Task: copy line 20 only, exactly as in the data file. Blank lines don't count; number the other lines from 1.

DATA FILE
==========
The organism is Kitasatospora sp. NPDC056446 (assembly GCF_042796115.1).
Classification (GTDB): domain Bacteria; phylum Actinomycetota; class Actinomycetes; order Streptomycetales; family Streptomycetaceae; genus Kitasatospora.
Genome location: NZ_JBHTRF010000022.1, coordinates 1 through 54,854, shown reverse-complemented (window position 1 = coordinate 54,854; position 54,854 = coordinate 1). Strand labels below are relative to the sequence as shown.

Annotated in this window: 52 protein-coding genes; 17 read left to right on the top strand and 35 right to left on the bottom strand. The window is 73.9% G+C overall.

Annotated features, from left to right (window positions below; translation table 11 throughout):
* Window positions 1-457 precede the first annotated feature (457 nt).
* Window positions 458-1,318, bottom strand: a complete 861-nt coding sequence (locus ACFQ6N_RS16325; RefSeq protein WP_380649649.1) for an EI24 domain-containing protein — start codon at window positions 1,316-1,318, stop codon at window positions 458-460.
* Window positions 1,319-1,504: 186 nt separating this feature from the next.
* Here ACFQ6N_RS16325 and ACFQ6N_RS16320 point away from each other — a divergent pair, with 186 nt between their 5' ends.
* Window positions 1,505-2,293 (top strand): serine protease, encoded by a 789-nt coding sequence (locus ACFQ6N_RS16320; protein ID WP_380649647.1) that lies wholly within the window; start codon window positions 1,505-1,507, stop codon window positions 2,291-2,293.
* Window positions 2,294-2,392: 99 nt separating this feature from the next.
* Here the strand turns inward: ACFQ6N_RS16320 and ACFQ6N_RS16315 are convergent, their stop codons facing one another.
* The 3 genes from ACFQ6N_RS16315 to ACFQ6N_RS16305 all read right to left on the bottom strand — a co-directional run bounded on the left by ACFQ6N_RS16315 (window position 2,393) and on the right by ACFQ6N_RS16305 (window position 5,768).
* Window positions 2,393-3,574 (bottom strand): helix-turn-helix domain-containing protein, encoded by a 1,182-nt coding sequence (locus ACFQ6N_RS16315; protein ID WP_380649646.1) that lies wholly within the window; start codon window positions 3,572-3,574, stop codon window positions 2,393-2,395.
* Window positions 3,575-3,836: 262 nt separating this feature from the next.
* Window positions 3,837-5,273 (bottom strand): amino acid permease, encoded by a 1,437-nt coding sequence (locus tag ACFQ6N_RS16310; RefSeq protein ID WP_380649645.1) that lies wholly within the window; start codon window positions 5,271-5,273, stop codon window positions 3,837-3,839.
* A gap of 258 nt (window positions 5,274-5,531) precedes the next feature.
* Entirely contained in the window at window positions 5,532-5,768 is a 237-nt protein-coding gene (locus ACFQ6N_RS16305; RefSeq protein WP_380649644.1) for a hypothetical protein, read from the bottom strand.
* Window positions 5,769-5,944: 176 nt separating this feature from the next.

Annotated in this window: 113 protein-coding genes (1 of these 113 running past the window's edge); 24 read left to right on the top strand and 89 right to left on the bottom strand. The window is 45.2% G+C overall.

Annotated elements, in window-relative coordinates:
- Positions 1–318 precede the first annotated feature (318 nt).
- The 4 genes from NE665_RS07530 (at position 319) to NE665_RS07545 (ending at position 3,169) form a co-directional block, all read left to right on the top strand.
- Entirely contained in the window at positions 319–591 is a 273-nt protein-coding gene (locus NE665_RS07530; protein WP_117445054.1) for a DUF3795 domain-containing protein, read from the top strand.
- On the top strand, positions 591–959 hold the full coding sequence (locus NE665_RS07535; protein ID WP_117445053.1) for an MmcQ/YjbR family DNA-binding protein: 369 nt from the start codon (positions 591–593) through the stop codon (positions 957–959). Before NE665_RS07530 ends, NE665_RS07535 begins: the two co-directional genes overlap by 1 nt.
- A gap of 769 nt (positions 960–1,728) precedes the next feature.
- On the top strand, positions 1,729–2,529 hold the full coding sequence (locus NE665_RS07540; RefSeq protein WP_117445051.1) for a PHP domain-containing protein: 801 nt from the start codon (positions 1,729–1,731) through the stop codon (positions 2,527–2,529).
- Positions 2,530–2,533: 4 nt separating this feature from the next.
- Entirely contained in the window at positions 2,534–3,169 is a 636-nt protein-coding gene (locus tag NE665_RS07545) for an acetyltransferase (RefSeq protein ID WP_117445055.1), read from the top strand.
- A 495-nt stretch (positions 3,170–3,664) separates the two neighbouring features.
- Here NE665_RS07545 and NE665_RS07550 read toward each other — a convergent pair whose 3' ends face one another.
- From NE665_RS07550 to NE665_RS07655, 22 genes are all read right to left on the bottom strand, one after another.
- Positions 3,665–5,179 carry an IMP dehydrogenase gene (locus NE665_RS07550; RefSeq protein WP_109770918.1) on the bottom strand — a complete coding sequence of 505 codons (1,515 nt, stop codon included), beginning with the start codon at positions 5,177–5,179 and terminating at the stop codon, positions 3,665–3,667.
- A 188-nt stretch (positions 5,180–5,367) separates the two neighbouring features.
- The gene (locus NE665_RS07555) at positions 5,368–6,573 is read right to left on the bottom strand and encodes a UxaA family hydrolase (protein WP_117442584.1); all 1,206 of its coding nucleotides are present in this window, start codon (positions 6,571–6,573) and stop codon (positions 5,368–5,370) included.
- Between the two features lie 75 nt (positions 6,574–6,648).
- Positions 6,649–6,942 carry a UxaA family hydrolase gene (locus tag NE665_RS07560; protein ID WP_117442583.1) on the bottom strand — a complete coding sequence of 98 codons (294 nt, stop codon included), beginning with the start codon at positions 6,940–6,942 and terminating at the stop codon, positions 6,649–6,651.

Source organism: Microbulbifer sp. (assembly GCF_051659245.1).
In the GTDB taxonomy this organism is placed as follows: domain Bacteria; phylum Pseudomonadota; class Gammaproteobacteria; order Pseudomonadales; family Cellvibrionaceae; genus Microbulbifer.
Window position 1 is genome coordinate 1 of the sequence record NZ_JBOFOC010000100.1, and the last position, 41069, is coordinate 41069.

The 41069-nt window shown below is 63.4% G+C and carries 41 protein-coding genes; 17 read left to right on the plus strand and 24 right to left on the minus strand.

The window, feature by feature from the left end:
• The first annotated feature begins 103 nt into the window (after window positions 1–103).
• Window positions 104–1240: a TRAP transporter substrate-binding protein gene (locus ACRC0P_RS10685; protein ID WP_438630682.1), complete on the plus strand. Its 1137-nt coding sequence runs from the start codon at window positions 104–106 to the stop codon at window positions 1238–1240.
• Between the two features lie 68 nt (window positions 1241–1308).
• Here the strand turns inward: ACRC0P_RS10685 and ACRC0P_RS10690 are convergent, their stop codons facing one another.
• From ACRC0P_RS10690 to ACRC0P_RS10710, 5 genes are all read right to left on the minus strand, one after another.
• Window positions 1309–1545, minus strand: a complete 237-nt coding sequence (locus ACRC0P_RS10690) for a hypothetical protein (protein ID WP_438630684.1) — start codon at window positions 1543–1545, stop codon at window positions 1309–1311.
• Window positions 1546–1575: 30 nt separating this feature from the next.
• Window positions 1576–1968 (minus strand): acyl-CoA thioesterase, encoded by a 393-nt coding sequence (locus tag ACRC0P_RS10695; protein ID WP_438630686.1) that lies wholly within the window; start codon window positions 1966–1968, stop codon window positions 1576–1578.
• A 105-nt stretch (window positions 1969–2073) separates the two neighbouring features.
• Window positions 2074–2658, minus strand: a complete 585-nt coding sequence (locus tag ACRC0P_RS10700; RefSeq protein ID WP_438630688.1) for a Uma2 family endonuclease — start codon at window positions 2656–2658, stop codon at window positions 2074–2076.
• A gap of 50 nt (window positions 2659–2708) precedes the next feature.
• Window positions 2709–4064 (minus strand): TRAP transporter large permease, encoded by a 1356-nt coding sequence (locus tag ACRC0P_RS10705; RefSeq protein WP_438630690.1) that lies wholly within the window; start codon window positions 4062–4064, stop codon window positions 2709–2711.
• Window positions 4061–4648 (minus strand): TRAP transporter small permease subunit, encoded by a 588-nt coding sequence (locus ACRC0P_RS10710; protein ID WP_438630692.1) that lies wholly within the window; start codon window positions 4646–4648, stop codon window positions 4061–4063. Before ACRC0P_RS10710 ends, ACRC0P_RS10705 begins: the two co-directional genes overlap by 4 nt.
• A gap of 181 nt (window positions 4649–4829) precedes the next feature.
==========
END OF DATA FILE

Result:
Annotated in this window: 113 protein-coding genes (1 of these 113 running past the window's edge); 24 read left to right on the top strand and 89 right to left on the bottom strand. The window is 45.2% G+C overall.